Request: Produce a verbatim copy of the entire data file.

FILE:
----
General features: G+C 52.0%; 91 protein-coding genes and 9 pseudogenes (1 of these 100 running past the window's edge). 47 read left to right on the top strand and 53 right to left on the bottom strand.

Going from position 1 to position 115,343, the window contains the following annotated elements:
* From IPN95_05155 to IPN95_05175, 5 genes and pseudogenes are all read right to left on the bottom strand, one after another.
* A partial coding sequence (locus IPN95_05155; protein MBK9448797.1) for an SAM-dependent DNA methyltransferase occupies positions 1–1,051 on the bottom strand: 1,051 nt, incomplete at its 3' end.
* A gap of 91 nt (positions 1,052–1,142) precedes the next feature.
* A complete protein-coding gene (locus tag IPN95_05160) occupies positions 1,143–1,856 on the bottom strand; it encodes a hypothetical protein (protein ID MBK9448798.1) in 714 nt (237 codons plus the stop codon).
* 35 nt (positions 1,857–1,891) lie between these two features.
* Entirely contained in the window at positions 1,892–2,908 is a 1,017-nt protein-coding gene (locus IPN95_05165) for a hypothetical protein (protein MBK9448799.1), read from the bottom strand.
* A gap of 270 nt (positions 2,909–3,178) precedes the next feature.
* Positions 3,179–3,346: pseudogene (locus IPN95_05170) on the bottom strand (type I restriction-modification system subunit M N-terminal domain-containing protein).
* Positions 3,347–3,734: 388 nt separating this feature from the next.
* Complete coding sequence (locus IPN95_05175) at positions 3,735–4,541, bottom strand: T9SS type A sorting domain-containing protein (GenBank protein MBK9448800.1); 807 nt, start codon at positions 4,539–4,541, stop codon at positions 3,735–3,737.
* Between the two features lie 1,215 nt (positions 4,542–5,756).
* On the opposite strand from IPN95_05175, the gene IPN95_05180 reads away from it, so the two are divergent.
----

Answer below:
General features: G+C 52.0%; 91 protein-coding genes and 9 pseudogenes (1 of these 100 running past the window's edge). 47 read left to right on the top strand and 53 right to left on the bottom strand.

Going from position 1 to position 115,343, the window contains the following annotated elements:
* From IPN95_05155 to IPN95_05175, 5 genes and pseudogenes are all read right to left on the bottom strand, one after another.
* A partial coding sequence (locus IPN95_05155; protein MBK9448797.1) for an SAM-dependent DNA methyltransferase occupies positions 1–1,051 on the bottom strand: 1,051 nt, incomplete at its 3' end.
* A gap of 91 nt (positions 1,052–1,142) precedes the next feature.
* A complete protein-coding gene (locus tag IPN95_05160) occupies positions 1,143–1,856 on the bottom strand; it encodes a hypothetical protein (protein ID MBK9448798.1) in 714 nt (237 codons plus the stop codon).
* 35 nt (positions 1,857–1,891) lie between these two features.
* Entirely contained in the window at positions 1,892–2,908 is a 1,017-nt protein-coding gene (locus IPN95_05165) for a hypothetical protein (protein MBK9448799.1), read from the bottom strand.
* A gap of 270 nt (positions 2,909–3,178) precedes the next feature.
* Positions 3,179–3,346: pseudogene (locus IPN95_05170) on the bottom strand (type I restriction-modification system subunit M N-terminal domain-containing protein).
* Positions 3,347–3,734: 388 nt separating this feature from the next.
* Complete coding sequence (locus IPN95_05175) at positions 3,735–4,541, bottom strand: T9SS type A sorting domain-containing protein (GenBank protein MBK9448800.1); 807 nt, start codon at positions 4,539–4,541, stop codon at positions 3,735–3,737.
* Between the two features lie 1,215 nt (positions 4,542–5,756).
* On the opposite strand from IPN95_05175, the gene IPN95_05180 reads away from it, so the two are divergent.